• Israël: assouplissement des réglementations entourant le cannabis médical
  • Israël: assouplissement des réglementations entourant le cannabis médical

Israel: relaxation of regulations surrounding medical cannabisInternational

Published 14 June 2023 by AQIC

The Knesset’s Health Committee decided on Tuesday that access to medical cannabis will be significantly expanded, with many more patients qualifying – without the need to obtain a special license to use the drug.

The decision is part of a reform led by the Health Ministry in recent months. Within the reform’s framework, patients with a wide range of diseases and medical conditions will no longer be required to obtain a license in order to receive medical cannabis.

According to the approved regulations, patients will receive a prescription similar to those for other prescription medications. The regulations will come into effect within six months, after the necessary preparations by the relevant authorities.

The regulations state that starting now, individuals suffering from the following diseases and medical conditions will be eligible to receive a cannabis prescription: epilepsy, Crohn's disease, dementia, autism (without age restriction), oncological diseases, multiple sclerosis, HIV/AIDS and terminally ill patients with a life expectancy of fewer than six months.

These patients will no longer require a license but will be able to receive a prescription from specific doctors who will receive training relating to cannabis usage.

This represents a change compared to the current health regulations, under which cancer patients with "an active oncological disease or those undergoing active cancer treatment for the relief of symptoms or treating side effects," are eligible to obtain a license for medical cannabis.

However, a delay in training specialized doctors who can prescribe cannabis may slow down the process and push back the expected date when the new legislation will begin operating.

According to the regulations, "some applicants for medical cannabis treatment will be able to receive a prescription from a doctor instead of obtaining a license for possession and use of cannabis."

Until now, treatment with cannabis was only authorized under a license approved by the Health Ministry, causing long waiting times and bureaucratic complexity as patients attempted to get approval.

Opponents of the move claim that it will lead to dependency and addiction to the drug.

Currently, there are about 100,000 patients in Israel with licenses for medical cannabis consumption, the majority of whom suffer from diseases, pain and post-traumatic stress disorder. During discussions on the regulations, patients expressed concern that these particular diseases and conditions aren’t included in the new regulations.

"This is only the first stage; there are additional medical conditions that require attention and treatment,” Knesset member Uriel Busso, the committee’s chairman, said.

“Our focus is on the patient’s wellbeing and the desire to alleviate their pain, increase availability and access to physicians, and lower prices – while taking into account concerns about abuse and harmful use of the drug," he added.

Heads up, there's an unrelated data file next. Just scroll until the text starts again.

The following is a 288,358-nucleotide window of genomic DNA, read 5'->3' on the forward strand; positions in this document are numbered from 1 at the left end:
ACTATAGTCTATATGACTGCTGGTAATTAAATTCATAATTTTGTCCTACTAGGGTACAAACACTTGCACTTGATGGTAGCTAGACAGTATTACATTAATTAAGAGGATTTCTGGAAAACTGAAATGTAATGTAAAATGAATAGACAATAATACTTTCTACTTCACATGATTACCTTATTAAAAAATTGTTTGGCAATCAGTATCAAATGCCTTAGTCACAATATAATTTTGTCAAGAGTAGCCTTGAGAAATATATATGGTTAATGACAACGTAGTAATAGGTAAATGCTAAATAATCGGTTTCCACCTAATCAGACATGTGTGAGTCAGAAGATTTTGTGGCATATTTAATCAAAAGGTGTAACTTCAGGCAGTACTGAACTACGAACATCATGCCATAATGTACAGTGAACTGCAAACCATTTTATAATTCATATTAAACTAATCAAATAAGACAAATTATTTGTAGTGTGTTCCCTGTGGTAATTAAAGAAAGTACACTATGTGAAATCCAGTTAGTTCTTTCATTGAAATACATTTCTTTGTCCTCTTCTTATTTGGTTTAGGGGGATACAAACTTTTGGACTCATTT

Aharon Shabi, director of the addiction treatment service at the Welfare and Social Services Ministry, said that: "We must ensure that prescriptions don’t increase addiction and lead to a further use of additional psychoactive substances."

However not everyone supports the decision.

"The regulations dramatically expand the number of physicians who can approve cannabis use and the medical conditions that allow for its prescription," said Professor Hagai Levine, chairman of Israel’s Association of Public Health Physicians. "These add an unnecessary risk of addiction."

Meanwhile, the Knesset’s Finance Committee reduced and approved new medical fees as part of the transition from cannabis licenses to prescriptions.

In response to the committee's request, the fee for annual prescription issuance for patients was reduced to 180 shekels instead of the original 220 shekels, and the self-participation fee will stand at 360 shekels.

During the previous discussion on the subject, the Finance Committee criticized the prices required for license issuance and prescriptions under the planned step and demanded that the Health Ministry, Finance Ministry and health maintenance organizations (HMO) to present the committee with lower prices for patients.

In response, the ministries and HMOs argued that the prices were the lowest fees that could be set to allow the program to continue and that cannabis isn’t included in Israel’s health basket. They added that there are additional costs associated with training and recruiting physicians, providing more complex treatment to patients, and adapting computer systems, among others.

At the beginning of Tuesday’s discussion, the committee’s chairman, Knesset member Moshe Gafni, noted that he isn’t willing to approve the proposed fee.

"Some of the services provided are essential, and I don't understand why there’s a need to charge so much money for them. There are many patients in difficult financial situations," he said.

During the discussion, Roee Kahan, head of the budget department at Clalit Health Services, the country's largest HMO, said that: "As part of this new move, we’re required to establish a system with doctors issuing prescriptions, a nursing system, a call center – and we’ll need to establish a digital center as well."

“Since this issue is not included in Israel’s health basket, I can’t impose to get it from a doctor. If the health minister had included the service in the health basket and budgeted it accordingly, things would be different," he added.